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Reduction in Carbonyl Yields from Sheet-Wrapped Cigars by Charcoal Filtration

Principal Investigators: Clifford Watson and Julie Morabito

Funding Mechanism:  Interagency Agreement (Non-PATH)

ID number:  224-11-9022

Award Date: 5/23/2017

Institution:  Centers for Disease Control and Prevention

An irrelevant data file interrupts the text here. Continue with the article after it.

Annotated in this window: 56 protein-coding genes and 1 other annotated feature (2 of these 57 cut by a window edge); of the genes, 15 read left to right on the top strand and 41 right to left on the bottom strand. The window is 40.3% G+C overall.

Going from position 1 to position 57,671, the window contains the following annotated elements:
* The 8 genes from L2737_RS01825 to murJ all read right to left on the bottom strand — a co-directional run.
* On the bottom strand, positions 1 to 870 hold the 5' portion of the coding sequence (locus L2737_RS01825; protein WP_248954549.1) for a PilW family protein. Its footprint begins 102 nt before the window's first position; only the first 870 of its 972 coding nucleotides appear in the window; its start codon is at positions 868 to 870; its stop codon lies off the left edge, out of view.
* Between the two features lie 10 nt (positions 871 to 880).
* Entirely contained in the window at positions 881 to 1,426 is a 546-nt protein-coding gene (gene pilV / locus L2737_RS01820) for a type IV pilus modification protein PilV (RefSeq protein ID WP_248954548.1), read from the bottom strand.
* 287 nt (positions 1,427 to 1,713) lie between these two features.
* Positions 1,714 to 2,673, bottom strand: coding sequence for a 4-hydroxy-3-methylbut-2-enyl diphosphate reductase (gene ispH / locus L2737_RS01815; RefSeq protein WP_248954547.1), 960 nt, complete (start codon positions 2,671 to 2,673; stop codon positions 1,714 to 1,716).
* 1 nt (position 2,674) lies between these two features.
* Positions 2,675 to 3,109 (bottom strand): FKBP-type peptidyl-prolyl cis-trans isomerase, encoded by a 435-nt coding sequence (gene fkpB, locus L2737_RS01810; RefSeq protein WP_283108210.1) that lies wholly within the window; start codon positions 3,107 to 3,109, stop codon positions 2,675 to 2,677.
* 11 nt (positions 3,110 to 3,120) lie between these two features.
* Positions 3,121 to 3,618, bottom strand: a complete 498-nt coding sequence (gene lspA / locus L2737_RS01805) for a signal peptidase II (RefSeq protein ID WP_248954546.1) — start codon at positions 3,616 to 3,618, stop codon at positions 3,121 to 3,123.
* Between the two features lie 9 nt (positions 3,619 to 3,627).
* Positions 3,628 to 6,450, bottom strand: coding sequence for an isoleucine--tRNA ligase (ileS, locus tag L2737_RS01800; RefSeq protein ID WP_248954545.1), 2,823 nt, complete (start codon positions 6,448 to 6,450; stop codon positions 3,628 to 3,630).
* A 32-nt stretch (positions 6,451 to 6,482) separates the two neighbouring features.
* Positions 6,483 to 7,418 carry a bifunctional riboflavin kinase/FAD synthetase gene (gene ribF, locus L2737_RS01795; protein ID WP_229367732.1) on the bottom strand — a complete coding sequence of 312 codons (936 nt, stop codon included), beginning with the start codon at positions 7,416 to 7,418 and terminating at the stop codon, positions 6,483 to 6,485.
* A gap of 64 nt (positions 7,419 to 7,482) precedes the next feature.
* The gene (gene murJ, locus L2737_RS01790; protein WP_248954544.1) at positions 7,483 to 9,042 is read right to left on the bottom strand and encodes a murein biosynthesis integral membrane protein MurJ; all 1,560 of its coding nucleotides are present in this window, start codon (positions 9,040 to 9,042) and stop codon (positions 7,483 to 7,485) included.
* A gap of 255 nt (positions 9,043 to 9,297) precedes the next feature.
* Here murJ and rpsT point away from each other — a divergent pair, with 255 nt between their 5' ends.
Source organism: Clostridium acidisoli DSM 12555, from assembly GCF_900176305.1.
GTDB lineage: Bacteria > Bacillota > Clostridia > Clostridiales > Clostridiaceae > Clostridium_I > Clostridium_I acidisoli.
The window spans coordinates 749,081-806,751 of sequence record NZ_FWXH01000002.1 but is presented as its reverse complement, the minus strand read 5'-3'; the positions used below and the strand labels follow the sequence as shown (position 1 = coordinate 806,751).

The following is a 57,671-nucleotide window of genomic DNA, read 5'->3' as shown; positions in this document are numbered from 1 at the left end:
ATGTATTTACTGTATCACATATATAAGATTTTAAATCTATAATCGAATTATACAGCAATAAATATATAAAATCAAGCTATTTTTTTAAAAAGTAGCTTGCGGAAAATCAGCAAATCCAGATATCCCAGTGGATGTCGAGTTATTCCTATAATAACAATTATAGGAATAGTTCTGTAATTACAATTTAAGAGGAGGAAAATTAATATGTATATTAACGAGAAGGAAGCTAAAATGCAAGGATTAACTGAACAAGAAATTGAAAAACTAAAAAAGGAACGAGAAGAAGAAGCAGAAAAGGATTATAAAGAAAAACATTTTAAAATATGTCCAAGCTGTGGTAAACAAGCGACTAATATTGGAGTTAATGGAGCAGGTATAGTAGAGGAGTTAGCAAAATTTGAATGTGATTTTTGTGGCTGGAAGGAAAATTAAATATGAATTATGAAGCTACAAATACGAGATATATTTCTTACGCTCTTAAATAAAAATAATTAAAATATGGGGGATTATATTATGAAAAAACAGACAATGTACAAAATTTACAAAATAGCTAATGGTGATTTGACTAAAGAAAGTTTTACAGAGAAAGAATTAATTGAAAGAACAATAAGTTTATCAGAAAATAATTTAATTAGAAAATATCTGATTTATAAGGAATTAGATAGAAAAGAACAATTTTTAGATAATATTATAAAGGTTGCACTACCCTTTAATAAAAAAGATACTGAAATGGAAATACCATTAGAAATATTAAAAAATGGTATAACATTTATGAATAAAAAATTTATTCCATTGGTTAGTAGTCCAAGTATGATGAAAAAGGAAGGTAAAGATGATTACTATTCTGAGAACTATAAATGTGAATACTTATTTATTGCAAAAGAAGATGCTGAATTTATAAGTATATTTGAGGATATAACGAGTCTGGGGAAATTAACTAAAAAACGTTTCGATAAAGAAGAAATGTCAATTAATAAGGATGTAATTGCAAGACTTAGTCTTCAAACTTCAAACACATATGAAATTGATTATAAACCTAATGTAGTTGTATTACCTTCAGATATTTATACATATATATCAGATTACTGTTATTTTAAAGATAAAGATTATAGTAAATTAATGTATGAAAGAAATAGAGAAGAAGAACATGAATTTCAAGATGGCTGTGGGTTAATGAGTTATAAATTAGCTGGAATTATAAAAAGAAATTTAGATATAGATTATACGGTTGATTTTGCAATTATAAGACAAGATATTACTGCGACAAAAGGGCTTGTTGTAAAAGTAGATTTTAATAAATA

Carbonyl compounds, including formaldehyde, acetaldehyde, and acrolein, are harmful and potentially harmful constituents (HPHCs) present in the gas and particulate phases of the mainstream smoke of combusted tobacco products. Carbon-based materials like charcoal, which have a large surface area and are porous, have been incorporated into cigarette filters to capture HPHCs, including carbonyls, from mainstream cigarette smoke with varying degrees of effectiveness. However, more information about charcoal filtration in sheet-wrapped cigars would be useful. The goal of this project is to evaluate the effect of charcoal filtration on carbonyl reduction in the mainstream smoke of sheet-wrapped cigars. Researchers will modify currently marketed sheet-wrapped cigars with an adapted filter design that incorporates charcoal into the filter at varying quantities, and will measure carbonyl levels in the resulting mainstream smoke. Study findings may inform the development of technologies that could reduce levels of carbonyl and other HPHCs in the smoke of sheet-wrapped cigars. 

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